In early history Azerbaijan was called the “land of the sacred fire”. Although the “everlasting fire” mentioned by early travelers such as Alexandre Dumas was due to the gas and oil deposits erupting from the earth, it became surrounded by legend and mystery. Some 2,600 years ago, Zarathustra was formulating Zoroastrianism, one of the first major monotheistic religions. His idea to use fire as a metaphor for the mysteries of God probably came from witnessing the spontaneous flames that rise so eerily from Azerbaijan's Absheron Peninsula. Today some such fires still burn. Most notable is Yanar Dagh near Mammedli, where a small hillside is constantly and naturally aflame.
On Absheron there were many temples of Fire as well. From their variety the most famous is the well-preserved temple Ateshgah ("the Fire Place") in Surakhany, located 20 kilometers east of the town center. The temple was built over a pocket of natural gas that fuelled a vent providing an 'eternal' fire. This kind of use of fire in Zoroastrian temples led to the followers of Zoroaster (Zarathustra).
Historians, archaeologists, and theologians have argued over the construction date of the temple. Some defend that there was a Zoroastrian temple in Surakhany since the 6th century, others delay that event for another seven centuries. As the introduction of Islam to the region to the area resulted in the destruction of almost every Zoroastrian temple and documents, this claims are hard to assess. After Azerbaijan was Islamised some Zoroastrians escaped to India. But trade links with India in later centuries, led to renewed contacts with the fire-worshippers, who had migrated from to Northern India. During 17th and 18th Century, the site was rebuilt by Indian merchants and masons, who had established in Baku their settlement. More photogenic is a fortified 18th century stone fire temple built on the site of original at Surakhany Ateshgah. This fire temple, with a mixture of Indian and Azerbaijani architectural styles, is a surviving proof of age old relationship between the two countries. The pentagon shaped building is surrounded by a wall with a guest room over the gate ('balakhane'). There are still some wall inscriptions in Sanskrit and Gurumukhi, including poems. Cells for pilgrims line the wall inside and surround the the main altar in the center of the temple - a quadrangular pavilion with the fire on the altar inside.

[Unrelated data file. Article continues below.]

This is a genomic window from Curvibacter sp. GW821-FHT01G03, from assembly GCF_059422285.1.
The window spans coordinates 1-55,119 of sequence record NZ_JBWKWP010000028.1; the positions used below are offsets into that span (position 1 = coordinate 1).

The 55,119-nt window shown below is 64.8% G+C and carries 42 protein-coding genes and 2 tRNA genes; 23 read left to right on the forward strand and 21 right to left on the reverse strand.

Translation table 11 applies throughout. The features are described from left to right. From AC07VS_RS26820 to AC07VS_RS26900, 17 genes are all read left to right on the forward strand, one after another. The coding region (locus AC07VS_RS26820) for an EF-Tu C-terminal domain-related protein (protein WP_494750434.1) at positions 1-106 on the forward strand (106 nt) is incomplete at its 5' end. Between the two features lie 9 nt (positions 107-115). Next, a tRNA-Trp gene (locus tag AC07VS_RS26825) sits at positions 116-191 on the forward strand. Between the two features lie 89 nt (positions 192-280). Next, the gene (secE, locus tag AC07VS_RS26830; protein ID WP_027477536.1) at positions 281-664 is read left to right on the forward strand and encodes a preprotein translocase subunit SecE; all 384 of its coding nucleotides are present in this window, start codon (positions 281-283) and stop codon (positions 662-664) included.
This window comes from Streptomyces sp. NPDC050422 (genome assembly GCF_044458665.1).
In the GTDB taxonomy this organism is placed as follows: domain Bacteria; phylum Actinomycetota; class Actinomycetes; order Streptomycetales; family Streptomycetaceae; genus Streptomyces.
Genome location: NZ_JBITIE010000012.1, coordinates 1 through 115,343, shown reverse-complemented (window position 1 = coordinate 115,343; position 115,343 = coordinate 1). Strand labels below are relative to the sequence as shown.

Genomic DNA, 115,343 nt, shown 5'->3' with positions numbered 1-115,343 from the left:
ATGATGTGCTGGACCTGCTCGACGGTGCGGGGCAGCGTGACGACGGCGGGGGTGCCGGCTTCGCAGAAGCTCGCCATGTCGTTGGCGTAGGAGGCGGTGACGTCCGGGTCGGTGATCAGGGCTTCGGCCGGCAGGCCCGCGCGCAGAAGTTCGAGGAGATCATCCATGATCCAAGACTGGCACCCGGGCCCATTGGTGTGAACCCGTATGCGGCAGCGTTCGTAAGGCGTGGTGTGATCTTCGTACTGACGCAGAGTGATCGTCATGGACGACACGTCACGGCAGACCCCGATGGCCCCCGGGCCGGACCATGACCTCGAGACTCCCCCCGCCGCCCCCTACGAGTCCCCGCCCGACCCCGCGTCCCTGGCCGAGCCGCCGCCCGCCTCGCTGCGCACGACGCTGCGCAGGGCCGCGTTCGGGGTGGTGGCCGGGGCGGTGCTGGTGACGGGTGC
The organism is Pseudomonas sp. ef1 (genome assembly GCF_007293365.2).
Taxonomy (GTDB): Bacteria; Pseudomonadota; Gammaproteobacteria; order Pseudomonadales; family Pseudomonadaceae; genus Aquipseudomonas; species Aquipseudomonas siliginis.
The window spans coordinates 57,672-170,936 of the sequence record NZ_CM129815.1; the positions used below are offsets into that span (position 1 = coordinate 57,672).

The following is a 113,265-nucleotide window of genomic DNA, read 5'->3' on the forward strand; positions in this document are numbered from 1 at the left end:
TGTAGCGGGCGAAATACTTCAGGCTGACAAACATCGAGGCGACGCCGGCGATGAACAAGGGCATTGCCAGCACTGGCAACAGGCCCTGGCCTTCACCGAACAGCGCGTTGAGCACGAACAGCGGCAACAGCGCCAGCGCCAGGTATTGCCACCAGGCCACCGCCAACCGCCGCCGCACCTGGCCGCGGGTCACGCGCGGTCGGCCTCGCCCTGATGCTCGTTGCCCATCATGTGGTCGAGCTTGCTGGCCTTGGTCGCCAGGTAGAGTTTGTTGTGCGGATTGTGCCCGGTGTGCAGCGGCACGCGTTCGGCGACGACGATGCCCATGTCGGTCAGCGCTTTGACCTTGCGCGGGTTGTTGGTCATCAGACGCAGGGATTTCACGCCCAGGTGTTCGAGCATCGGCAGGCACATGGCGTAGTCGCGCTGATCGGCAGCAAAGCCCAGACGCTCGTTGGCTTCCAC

Surakhany remained a popular destination for Indian pilgrims until the end of XIX century. The natural gas vent has been exhausted and in 1880 the last pilgrim returned to India.
The temple was last restored in 1975. Today low, dark cells for monks and pilgrims in the Ateshgah Temple at Surakhany house is an interesting museum, intended to introduce the rudiments of Zoroastrianism to the uninitiated.